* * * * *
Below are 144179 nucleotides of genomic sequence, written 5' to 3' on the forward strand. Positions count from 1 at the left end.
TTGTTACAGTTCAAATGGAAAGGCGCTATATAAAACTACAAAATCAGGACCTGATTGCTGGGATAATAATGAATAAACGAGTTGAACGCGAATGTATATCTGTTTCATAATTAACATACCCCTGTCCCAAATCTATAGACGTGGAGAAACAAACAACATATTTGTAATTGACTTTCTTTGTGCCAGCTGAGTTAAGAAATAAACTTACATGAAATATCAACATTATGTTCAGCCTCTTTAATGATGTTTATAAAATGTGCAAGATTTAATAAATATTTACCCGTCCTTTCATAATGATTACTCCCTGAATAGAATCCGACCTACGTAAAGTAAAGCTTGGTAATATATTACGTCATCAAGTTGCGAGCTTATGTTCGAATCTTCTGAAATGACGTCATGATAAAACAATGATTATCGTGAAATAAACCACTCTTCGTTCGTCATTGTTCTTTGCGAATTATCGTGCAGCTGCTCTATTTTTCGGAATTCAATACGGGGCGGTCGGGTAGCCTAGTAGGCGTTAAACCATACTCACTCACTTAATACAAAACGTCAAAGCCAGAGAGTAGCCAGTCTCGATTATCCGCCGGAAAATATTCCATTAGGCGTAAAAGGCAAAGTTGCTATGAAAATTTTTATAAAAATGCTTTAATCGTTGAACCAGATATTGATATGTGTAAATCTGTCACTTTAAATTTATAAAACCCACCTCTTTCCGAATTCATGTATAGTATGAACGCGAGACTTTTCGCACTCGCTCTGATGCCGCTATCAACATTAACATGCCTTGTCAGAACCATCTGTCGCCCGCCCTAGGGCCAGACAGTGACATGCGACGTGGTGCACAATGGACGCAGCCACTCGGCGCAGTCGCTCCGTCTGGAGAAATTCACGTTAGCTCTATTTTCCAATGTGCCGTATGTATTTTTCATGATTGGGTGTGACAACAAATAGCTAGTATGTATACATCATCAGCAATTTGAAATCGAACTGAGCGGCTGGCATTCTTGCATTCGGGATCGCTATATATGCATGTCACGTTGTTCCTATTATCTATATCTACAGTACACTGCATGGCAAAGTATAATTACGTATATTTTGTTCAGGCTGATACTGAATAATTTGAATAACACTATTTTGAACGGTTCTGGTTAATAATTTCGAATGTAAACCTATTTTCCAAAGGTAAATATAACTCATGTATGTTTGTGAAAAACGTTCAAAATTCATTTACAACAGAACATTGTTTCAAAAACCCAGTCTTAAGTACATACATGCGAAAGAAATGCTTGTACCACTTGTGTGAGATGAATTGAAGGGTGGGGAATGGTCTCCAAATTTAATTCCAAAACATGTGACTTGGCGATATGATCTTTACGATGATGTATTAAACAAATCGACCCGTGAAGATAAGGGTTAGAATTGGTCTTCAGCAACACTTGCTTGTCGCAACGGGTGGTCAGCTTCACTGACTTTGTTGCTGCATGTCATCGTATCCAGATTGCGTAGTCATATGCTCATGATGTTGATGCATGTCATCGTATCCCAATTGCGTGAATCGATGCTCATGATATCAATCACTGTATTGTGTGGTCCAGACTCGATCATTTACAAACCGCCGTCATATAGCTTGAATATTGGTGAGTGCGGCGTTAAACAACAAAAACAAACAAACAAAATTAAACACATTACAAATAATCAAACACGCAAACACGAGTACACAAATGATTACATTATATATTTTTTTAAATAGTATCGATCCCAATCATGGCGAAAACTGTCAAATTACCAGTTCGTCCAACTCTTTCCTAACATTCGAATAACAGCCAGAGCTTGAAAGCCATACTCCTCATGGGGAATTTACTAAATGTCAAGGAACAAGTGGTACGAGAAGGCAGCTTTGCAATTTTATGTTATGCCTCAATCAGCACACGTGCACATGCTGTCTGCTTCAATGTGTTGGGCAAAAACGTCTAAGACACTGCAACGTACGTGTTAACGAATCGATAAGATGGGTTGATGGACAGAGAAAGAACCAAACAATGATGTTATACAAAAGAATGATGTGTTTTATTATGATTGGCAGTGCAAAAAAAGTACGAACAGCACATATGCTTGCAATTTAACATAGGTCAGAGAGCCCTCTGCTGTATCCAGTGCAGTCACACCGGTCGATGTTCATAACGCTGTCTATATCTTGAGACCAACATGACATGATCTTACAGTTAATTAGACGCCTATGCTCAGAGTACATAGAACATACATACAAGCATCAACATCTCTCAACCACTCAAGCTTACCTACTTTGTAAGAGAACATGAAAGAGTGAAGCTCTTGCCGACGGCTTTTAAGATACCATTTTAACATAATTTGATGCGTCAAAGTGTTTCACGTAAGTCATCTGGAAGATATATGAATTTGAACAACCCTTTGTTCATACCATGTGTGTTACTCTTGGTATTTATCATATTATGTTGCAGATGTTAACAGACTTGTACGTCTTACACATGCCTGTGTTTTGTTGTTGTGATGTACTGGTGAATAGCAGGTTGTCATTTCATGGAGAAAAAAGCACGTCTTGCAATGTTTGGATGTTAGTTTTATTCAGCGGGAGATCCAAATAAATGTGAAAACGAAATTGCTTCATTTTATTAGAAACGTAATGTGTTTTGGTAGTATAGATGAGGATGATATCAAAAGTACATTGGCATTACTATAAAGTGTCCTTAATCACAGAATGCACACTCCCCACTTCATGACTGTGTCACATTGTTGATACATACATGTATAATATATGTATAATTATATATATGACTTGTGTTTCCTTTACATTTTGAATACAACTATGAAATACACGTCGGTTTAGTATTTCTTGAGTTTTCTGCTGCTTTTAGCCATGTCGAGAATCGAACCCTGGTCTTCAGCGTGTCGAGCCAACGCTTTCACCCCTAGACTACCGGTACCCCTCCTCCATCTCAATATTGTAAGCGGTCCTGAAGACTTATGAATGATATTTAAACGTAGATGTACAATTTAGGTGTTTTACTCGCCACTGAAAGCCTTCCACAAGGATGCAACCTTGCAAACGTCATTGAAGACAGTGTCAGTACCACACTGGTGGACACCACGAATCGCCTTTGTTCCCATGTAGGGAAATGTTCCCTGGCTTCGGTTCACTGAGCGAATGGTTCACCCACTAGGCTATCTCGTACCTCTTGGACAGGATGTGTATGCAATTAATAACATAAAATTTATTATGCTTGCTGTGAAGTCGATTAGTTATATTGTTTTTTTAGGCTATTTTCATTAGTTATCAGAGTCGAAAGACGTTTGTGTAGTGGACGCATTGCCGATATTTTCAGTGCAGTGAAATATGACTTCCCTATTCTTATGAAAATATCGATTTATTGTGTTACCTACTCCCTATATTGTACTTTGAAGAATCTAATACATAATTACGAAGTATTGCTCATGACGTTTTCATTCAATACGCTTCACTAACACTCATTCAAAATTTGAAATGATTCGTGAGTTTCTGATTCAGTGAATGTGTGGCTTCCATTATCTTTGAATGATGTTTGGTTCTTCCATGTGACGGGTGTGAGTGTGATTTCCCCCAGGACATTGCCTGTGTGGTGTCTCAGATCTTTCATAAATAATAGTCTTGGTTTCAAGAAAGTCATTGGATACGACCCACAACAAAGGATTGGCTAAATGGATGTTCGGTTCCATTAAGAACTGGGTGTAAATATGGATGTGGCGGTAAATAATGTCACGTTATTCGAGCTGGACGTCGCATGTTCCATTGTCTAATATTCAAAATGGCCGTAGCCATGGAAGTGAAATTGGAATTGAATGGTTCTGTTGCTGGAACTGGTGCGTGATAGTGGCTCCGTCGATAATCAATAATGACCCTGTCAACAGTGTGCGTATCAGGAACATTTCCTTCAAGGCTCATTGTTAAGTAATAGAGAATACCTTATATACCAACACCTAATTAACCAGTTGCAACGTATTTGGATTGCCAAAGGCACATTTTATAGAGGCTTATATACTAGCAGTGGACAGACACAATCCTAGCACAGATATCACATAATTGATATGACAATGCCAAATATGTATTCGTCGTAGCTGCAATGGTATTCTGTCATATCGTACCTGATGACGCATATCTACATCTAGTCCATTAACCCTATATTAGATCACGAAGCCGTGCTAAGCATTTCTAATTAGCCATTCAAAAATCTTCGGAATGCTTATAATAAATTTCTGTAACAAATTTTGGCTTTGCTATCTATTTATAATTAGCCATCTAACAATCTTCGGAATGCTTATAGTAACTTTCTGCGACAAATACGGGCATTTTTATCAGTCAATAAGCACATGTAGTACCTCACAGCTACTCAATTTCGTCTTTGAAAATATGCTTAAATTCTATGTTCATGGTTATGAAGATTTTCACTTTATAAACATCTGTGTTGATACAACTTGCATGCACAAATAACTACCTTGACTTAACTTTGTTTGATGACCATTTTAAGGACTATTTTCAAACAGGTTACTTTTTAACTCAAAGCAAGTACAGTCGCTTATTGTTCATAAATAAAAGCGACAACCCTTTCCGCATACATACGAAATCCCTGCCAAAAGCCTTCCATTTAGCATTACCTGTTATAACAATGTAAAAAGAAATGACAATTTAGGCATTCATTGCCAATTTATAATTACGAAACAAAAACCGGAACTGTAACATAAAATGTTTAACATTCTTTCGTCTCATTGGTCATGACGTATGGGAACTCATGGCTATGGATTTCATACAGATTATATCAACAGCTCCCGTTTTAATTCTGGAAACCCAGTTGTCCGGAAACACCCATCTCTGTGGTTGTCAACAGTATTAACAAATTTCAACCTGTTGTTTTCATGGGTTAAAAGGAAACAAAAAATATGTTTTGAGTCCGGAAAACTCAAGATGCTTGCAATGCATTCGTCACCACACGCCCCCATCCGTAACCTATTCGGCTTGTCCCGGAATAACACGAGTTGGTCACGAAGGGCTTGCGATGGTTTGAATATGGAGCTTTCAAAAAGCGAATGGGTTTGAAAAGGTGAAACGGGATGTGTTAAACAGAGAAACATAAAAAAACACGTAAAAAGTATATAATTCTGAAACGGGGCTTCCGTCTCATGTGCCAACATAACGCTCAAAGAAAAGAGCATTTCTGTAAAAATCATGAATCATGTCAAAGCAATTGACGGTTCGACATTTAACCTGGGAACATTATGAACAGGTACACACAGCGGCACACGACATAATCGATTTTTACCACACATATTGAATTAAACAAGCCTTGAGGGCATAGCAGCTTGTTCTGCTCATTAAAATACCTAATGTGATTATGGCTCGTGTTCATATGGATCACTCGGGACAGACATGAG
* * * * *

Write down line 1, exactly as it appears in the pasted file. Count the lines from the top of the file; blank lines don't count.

Below are 144179 nucleotides of genomic sequence, written 5' to 3' on the forward strand. Positions count from 1 at the left end.